“That exercise provided us with the right size for the cab and entryway to the sleeper,” says Jim Bechtold, Kenworth’s director of product planning.
“From the pressure required to flip a switch to the effort required to open the hood, driver size and weight play a role,” says T.J. Reed, director of product marketing at Freightliner Trucks. “We have come up with six or seven body types, and we create digital mock-ups first. And then we build physical mock ups and get real people that fit the type and get them to try the design.”
Reed notes that in working with the Women In Trucking association, the company has refined things like the seat travel and the steering column in the Cascadia. “Now, pretty much anyone can reach the pedals and drive a Cascadia,” Reed says.
Next gen drivers
A number of years ago, the International Brotherhood of Teamsters tried to write into its National Freight Agreement a “belly-room clause” that set minimum dimensions for the space between the steering wheel and the seatback. That effort didn’t move forward, but what came of the discussion between the Society of Automotive Engineers Cab and Occupant Environment steering group, the union, truck makers and other interested parties was a better understanding of the fact that the typical truck driver was not representative of the male population in general.
Jerry Hubble, chairman of the SAE Cab and Occupant Environment steering group, says it led to a more exhaustive study of truck driver body types and brought us closer to today’s design parameters.
“That exercise brought us the Sanders Study [also known as U.S. Truck Driver Anthropometric Study and Multivariate Anthropometric Models for Cab Designs], which gave us parameters for headroom, belly room, shin-to-dashboard clearance, etc., based on truck drivers’ dimensional parameters,” he says. “Compared to the general population, the truck driver is bigger in many ways than the 95-percentile male.”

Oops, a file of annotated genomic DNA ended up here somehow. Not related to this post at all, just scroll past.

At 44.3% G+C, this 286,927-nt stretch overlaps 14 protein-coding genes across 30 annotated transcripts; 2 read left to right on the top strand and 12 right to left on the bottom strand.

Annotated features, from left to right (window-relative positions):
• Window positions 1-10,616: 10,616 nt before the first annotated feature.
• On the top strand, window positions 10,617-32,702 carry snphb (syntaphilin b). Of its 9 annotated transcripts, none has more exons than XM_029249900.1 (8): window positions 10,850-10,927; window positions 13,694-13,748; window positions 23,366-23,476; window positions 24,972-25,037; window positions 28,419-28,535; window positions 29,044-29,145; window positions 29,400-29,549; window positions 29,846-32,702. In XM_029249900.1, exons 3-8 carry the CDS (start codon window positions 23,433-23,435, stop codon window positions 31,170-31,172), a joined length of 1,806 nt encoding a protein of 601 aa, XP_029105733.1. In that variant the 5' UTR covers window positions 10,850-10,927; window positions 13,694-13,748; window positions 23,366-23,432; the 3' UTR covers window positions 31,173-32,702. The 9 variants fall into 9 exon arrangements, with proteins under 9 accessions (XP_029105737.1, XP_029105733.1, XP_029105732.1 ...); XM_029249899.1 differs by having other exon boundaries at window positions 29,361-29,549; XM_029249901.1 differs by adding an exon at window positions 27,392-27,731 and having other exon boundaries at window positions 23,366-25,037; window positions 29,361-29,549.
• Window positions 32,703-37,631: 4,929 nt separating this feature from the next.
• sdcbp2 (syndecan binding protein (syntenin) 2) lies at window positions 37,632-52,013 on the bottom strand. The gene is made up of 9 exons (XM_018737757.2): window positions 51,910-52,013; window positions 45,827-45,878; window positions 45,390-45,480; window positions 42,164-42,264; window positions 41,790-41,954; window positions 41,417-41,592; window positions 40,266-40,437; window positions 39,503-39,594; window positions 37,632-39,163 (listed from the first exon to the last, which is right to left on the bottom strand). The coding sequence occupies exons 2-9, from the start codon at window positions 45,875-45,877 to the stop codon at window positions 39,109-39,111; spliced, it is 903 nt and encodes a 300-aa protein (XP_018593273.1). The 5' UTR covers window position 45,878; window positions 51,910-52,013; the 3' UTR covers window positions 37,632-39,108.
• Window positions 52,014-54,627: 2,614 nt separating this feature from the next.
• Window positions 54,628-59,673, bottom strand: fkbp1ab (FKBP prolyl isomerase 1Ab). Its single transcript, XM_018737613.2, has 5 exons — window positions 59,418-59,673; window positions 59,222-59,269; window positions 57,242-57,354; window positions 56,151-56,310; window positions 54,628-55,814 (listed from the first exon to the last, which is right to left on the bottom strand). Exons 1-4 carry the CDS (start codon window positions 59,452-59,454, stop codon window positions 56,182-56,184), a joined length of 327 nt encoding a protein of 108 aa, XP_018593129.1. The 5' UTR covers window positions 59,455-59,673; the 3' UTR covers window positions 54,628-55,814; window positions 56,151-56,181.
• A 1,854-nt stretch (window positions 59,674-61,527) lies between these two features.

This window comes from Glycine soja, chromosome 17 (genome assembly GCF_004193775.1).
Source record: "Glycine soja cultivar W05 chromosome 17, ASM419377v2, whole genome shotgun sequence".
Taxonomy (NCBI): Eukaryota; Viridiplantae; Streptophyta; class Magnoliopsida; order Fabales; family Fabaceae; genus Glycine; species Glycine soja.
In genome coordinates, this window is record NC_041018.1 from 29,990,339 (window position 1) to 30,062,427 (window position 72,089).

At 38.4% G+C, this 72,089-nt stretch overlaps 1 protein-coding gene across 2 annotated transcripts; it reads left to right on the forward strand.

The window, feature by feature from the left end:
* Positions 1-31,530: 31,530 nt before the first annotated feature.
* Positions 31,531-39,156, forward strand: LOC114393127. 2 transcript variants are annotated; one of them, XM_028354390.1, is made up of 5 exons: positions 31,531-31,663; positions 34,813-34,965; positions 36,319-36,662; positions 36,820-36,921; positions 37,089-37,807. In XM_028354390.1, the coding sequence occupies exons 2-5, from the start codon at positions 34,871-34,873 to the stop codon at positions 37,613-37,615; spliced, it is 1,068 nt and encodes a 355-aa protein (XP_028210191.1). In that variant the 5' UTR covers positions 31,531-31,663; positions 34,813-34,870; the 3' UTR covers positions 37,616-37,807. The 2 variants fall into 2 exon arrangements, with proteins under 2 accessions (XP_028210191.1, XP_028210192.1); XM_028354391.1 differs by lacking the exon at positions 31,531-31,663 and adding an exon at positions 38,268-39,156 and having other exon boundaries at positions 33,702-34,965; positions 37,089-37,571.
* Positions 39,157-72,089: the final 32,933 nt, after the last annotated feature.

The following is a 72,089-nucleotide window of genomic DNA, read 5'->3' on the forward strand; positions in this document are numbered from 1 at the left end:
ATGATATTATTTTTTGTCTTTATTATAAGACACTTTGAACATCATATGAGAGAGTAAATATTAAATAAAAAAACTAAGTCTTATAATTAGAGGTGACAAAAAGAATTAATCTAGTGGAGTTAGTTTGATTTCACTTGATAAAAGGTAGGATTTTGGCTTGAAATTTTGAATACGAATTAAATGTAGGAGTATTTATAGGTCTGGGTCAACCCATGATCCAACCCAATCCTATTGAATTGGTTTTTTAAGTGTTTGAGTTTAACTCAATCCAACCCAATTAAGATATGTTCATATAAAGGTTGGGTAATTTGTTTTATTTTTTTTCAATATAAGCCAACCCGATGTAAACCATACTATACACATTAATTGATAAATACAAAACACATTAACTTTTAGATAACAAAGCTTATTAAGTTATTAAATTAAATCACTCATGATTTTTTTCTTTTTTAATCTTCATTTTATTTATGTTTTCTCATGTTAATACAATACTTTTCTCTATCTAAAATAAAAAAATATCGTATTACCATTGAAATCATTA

“The other end of that spectrum,” notes Hubble, “are women, Asians, Latinos and others who are typically slighter in build than what we once defined as the typical truck driver. SAE’s goal now is to accommodate 95% of the truck driver population.”
More recently, the University of Wisconsin-Stout in Menomonie, Wis., partnered with Women In Trucking to identify opportunities for improvement in the designs for seats, dashes, steering and in-cab ergonomics for female drivers. Ryder System got involved with the research and identified custom vehicle designs that better meet the needs of female drivers.
“We found there was a lot of room for improvement in some of the cab designs, especially related to entry and exit as well as how the seat and dash are positioned relative to the pedals,” says Scott Perry, Ryder’s vice president of supply management. “Externally, we saw the need to lighten the pull pressure on some fifth-wheel locks. We saw hoods that were a little heavy, so there’s room for lift-assist devices or lighter hoods. There’s a lot when you get into it. Ryder is moving forward with some of these changes and we’re pushing the OEs to go further.”
It’s one thing to shoehorn larger or smaller bodies into the cab. It’s another to keep them comfortable and satisfied with the environment. Seating plays an important role, since that’s figuratively where the rubber meets the road.